Feral swine and coyotes were the most frequently cited species of concern in the Research Needs Assessment (RNA) conducted by the U.S. Department of Agriculture's Animal and Plant Health Inspection Service's Wildlife Services (WS) program. Conflict areas most often mentioned included aviation safety, disease transmission and livestock predation.
The RNA is conducted about every five years to determine research priorities of internal and external stakeholders for managing conflicts between humans and wildlife. The results of the RNA, along with Congressional Directives, guidance from the WS Deputy Administrator and stakeholder input, assist WS in establishing research priorities and allocating National Wildlife Research Center (NWRC) resources.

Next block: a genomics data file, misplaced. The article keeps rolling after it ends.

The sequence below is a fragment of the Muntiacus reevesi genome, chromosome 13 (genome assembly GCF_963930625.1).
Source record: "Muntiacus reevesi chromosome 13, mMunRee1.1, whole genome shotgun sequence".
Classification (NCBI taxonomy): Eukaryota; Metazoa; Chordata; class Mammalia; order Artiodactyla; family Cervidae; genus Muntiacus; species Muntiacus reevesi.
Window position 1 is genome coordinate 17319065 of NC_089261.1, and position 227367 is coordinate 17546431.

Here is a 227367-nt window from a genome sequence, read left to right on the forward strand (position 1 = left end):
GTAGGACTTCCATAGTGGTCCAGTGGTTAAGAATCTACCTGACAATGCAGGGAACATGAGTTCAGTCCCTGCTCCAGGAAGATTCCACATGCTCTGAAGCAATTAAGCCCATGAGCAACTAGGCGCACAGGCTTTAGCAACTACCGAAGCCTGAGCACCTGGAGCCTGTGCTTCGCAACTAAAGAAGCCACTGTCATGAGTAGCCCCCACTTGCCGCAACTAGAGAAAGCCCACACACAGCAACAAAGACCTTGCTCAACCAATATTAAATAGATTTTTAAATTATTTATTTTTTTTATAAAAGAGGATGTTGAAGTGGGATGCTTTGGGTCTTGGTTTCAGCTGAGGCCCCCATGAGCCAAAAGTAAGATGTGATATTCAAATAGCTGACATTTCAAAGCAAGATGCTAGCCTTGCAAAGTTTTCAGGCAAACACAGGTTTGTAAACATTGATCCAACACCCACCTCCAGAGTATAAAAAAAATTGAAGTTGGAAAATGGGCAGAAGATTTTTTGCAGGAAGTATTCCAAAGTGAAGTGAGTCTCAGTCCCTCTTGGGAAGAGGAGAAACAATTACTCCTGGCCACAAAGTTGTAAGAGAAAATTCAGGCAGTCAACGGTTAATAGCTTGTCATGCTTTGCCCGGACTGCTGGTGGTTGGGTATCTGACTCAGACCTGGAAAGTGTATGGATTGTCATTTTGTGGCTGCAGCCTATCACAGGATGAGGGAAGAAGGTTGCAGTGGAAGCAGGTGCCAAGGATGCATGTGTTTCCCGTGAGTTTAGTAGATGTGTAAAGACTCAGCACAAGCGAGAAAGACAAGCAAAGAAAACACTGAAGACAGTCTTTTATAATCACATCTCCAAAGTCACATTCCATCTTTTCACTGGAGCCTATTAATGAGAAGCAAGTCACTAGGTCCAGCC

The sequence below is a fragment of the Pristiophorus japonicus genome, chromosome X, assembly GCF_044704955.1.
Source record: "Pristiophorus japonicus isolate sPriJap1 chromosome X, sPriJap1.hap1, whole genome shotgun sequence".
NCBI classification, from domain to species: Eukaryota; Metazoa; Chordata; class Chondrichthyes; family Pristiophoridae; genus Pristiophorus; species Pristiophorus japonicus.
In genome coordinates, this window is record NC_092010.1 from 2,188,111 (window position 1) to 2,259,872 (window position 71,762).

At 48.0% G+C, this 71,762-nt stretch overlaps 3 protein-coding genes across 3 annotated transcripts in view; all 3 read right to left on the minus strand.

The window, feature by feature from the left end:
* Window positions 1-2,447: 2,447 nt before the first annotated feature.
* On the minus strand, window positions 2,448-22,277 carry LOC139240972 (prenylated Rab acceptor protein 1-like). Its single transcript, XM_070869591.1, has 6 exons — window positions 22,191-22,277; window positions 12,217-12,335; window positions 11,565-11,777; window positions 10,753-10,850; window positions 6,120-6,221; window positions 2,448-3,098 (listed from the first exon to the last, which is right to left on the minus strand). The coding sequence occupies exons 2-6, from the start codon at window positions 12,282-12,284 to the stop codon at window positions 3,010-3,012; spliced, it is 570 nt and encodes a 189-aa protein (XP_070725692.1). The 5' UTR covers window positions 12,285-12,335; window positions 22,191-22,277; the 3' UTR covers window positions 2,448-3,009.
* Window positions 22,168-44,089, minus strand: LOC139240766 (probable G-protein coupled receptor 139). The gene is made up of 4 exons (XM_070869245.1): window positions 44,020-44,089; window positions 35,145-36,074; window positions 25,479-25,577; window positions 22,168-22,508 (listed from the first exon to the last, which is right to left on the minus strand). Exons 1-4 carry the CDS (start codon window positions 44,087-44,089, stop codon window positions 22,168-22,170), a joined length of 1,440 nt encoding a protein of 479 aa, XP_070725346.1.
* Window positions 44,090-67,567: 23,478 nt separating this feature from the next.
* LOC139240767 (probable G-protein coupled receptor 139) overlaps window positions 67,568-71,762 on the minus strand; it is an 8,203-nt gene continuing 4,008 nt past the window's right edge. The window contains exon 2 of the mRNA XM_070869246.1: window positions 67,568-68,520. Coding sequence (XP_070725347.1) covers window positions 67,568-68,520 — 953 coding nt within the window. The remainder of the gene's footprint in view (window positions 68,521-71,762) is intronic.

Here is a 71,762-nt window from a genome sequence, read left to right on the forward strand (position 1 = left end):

According to the survey, the most frequently cited areas of concern were aviation-wildlife strike hazards, wildlife diseases, livestock predation and diseases and crop depredations.
The most frequently cited species or species groups in need of research included feral swine, coyotes/canids, blackbirds/starlings and beavers/nutria.
The most frequently cited tools or information-developmental needs were the following:
The read the full report, go to www.aphis.usda.gov/wildlife_damage/nwrc/publications/rna2011/index.shtml.